Drug Demand Reduction in Afghanistan: Afghanistan’s narcotics industry is responsible for a public health crisis that threatens the country’s long-term development and stability. There are an estimated 2.9 to 3.6 million drug users in Afghanistan — one of the highest per capita rates in the world.
As the largest supporter of demand reduction programs in Afghanistan, INL’s Drug Demand Reduction program aims to address this mounting challenge including through drug treatment and preventive drug education initiatives. INL works closely with the Ministry of Public Health to implement a comprehensive program that includes prevention, treatment, and aftercare; technical assistance; and capacity building. This includes anti-drug outreach programs targeting Afghan youth.
Currently, INL supports 86 of the 102 drug treatment programs in Afghanistan. These provide treatment to over 30,000 individuals per year. These centers are operated by 10 Afghan NGOs and the Ministry of Public Health (MoPH), with training and monitoring by the Colombo Plan. Through a transition plan, INL is working closely with the government of Afghanistan to ensure there is sufficient capacity within MoPH to sustain the treatment centers without outside support.
Promotion of an International Society of Prevention and Treatment Professionals: INL supports a consortium of international organizations in the formation of a new global association for drug treatment and prevention professionals. , supports the transformation of research into practice by promoting evidence-based prevention and treatment interventions and the training and credentialing of a drug demand reduction workforce. facilitates networking among universities to promote high quality education and training in the field of addiction prevention, treatment and public health interventions.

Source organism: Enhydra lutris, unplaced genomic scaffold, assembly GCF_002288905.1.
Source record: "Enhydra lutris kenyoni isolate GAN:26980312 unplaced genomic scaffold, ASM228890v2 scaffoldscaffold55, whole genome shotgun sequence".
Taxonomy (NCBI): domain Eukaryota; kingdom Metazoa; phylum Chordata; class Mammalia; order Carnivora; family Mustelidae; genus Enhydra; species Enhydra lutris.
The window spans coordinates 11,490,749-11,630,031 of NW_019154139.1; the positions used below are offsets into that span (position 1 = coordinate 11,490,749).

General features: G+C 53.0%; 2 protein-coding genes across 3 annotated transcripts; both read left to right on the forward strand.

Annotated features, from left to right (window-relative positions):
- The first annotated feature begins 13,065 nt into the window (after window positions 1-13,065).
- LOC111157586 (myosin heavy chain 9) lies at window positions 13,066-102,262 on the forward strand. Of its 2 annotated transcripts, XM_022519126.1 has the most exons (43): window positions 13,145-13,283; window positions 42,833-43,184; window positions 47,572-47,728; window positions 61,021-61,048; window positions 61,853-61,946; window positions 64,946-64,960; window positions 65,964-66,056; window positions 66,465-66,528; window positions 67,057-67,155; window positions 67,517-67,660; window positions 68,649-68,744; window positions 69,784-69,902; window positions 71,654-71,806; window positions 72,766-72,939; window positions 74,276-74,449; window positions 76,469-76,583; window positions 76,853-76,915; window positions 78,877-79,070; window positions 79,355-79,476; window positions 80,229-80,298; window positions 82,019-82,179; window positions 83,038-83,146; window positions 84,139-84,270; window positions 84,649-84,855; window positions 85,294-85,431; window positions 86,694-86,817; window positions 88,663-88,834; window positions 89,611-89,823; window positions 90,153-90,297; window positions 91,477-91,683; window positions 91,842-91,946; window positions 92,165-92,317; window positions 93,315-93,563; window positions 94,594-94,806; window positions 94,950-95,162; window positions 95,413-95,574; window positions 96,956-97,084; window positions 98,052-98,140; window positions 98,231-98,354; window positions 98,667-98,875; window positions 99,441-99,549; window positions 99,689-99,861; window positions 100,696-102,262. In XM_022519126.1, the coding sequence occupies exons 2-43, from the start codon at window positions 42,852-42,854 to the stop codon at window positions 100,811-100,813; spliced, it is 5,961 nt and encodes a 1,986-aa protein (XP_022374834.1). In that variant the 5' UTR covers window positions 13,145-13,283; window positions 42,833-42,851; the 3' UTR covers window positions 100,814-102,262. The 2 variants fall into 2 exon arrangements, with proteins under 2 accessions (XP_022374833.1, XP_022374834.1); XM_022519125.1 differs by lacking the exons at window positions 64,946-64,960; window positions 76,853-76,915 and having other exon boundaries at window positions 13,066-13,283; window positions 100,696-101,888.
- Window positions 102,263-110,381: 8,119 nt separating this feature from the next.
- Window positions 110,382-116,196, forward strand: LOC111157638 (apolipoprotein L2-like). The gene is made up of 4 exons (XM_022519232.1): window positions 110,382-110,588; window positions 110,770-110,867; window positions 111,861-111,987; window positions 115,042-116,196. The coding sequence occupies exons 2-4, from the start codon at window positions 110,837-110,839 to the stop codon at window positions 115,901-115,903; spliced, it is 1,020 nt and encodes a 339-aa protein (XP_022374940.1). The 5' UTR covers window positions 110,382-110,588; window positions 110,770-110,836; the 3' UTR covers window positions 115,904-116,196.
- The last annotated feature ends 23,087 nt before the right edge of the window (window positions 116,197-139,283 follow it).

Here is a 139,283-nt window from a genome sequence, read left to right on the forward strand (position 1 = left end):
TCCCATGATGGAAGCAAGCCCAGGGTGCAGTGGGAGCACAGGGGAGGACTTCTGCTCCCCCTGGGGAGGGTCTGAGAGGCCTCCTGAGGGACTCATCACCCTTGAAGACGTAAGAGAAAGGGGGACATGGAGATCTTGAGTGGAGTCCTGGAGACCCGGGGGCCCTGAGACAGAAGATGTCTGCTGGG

Research and Demonstration Programs: INL supports research-based prevention and treatment programs and then identifies and disseminates the most promising results, which are applied in our other demand reduction programs as they are rolled out worldwide. For example, INL research and demonstration programs have resulted in highly effective treatment initiatives targeting high-risk youth and other underserved drug using groups such as women with substance use disorders. Past outcome evaluations in 10 countries over 20 years have demonstrated success in reducing drug use 31 to 75 percent six months post-treatment; reductions in crime and arrests between 40 to 93 percent; and reductions of gang drug use by 70 percent. Moreover, INL conducted the first drug use survey that included toxicological testing in Afghanistan, the first survey of its kind to be completed anywhere in the world. The survey revealed that 31 percent of all households in Afghanistan, and 11 percent of the population as a whole tested positive for one or more drugs, with drug use three times greater in rural than urban areas of the country. As a result of the survey, INL has expanded treatment to rural areas and initiating a new prevention program that will mainstream prevention initiatives across government ministries.